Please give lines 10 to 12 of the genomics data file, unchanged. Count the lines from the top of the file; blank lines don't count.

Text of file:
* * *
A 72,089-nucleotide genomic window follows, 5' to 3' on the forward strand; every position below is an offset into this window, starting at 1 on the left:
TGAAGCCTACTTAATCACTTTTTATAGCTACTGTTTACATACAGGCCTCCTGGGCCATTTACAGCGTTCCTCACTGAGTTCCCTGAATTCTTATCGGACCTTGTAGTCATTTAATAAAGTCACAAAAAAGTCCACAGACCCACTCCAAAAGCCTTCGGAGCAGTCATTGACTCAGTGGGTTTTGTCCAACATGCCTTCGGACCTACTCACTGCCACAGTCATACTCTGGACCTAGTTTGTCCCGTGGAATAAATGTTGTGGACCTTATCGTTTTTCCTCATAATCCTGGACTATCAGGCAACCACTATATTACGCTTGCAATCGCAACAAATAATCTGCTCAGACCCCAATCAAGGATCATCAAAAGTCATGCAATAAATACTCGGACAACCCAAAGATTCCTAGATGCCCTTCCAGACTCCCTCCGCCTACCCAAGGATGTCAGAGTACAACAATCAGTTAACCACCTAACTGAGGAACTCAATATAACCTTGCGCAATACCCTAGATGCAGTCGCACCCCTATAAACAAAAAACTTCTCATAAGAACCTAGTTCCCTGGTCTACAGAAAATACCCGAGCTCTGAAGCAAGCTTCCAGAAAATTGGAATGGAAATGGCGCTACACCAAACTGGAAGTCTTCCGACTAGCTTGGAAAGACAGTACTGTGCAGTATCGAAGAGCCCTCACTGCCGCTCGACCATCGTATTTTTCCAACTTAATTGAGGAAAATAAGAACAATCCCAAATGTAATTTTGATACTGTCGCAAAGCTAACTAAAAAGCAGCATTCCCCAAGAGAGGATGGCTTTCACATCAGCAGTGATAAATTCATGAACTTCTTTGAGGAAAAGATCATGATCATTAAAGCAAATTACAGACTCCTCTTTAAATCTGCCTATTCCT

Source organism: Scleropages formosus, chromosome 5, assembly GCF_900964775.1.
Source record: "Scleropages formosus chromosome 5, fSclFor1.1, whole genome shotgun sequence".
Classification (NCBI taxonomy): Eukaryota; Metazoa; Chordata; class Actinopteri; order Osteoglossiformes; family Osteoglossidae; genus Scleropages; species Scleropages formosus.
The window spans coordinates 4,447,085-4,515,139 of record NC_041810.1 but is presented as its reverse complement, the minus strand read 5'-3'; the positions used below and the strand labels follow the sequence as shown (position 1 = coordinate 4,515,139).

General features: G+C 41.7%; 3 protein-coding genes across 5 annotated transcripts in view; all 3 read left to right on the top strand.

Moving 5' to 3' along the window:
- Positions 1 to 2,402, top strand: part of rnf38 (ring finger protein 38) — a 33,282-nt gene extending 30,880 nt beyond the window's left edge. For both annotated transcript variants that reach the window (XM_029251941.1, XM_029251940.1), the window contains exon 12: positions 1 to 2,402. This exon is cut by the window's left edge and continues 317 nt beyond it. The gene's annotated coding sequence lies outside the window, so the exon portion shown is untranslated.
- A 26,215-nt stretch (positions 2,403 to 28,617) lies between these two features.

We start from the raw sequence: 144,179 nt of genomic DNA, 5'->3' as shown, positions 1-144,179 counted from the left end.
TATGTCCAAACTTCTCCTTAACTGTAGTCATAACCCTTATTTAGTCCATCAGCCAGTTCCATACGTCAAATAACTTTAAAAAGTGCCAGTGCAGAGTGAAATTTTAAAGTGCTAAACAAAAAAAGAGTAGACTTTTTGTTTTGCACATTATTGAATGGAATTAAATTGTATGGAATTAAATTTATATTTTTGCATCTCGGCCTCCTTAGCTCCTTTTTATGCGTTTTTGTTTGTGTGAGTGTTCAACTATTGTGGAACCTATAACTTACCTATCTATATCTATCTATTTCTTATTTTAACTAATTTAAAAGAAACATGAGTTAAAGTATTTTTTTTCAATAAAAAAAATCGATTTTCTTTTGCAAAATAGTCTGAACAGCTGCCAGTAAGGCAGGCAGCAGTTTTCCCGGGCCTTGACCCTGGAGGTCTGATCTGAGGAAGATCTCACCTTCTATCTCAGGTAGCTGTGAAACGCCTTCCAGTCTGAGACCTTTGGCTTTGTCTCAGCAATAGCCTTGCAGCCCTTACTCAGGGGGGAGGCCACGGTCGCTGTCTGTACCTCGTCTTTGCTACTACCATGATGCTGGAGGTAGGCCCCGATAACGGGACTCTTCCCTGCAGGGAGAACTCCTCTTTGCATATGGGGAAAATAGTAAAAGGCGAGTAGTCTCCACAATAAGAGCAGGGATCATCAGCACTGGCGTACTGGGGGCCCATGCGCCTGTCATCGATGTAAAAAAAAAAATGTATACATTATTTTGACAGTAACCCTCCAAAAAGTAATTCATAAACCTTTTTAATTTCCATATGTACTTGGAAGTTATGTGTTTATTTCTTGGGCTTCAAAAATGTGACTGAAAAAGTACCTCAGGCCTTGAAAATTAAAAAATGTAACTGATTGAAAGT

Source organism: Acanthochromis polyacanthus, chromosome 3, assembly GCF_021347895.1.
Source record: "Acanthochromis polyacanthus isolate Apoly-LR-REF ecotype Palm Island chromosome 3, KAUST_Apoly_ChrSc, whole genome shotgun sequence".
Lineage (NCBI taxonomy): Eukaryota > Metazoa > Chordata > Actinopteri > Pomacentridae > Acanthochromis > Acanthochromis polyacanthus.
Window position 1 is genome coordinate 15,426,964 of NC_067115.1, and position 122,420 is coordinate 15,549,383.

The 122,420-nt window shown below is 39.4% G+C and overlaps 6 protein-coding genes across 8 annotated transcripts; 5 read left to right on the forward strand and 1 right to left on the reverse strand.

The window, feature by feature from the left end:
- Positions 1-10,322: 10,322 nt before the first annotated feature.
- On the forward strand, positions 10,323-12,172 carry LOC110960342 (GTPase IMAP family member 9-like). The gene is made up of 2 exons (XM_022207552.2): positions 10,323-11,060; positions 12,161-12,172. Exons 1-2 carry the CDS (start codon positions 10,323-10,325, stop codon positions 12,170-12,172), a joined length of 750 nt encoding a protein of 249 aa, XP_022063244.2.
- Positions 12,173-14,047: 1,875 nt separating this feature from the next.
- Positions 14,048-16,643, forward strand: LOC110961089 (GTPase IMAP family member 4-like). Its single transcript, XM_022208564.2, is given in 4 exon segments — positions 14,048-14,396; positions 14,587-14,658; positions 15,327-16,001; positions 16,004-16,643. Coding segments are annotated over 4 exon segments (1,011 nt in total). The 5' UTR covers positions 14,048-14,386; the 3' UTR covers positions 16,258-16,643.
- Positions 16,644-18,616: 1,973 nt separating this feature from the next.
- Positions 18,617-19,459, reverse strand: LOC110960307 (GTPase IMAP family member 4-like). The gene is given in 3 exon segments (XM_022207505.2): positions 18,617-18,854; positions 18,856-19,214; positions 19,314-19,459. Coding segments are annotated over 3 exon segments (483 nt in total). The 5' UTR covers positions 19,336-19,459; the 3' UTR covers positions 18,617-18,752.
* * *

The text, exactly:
- A 26,215-nt stretch (positions 2,403 to 28,617) lies between these two features.

We start from the raw sequence: 144,179 nt of genomic DNA, 5'->3' as shown, positions 1-144,179 counted from the left end.
TATGTCCAAACTTCTCCTTAACTGTAGTCATAACCCTTATTTAGTCCATCAGCCAGTTCCATACGTCAAATAACTTTAAAAAGTGCCAGTGCAGAGTGAAATTTTAAAGTGCTAAACAAAAAAAGAGTAGACTTTTTGTTTTGCACATTATTGAATGGAATTAAATTGTATGGAATTAAATTTATATTTTTGCATCTCGGCCTCCTTAGCTCCTTTTTATGCGTTTTTGTTTGTGTGAGTGTTCAACTATTGTGGAACCTATAACTTACCTATCTATATCTATCTATTTCTTATTTTAACTAATTTAAAAGAAACATGAGTTAAAGTATTTTTTTTCAATAAAAAAAATCGATTTTCTTTTGCAAAATAGTCTGAACAGCTGCCAGTAAGGCAGGCAGCAGTTTTCCCGGGCCTTGACCCTGGAGGTCTGATCTGAGGAAGATCTCACCTTCTATCTCAGGTAGCTGTGAAACGCCTTCCAGTCTGAGACCTTTGGCTTTGTCTCAGCAATAGCCTTGCAGCCCTTACTCAGGGGGGAGGCCACGGTCGCTGTCTGTACCTCGTCTTTGCTACTACCATGATGCTGGAGGTAGGCCCCGATAACGGGACTCTTCCCTGCAGGGAGAACTCCTCTTTGCATATGGGGAAAATAGTAAAAGGCGAGTAGTCTCCACAATAAGAGCAGGGATCATCAGCACTGGCGTACTGGGGGCCCATGCGCCTGTCATCGATGTAAAAAAAAAAATGTATACATTATTTTGACAGTAACCCTCCAAAAAGTAATTCATAAACCTTTTTAATTTCCATATGTACTTGGAAGTTATGTGTTTATTTCTTGGGCTTCAAAAATGTGACTGAAAAAGTACCTCAGGCCTTGAAAATTAAAAAATGTAACTGATTGAAAGT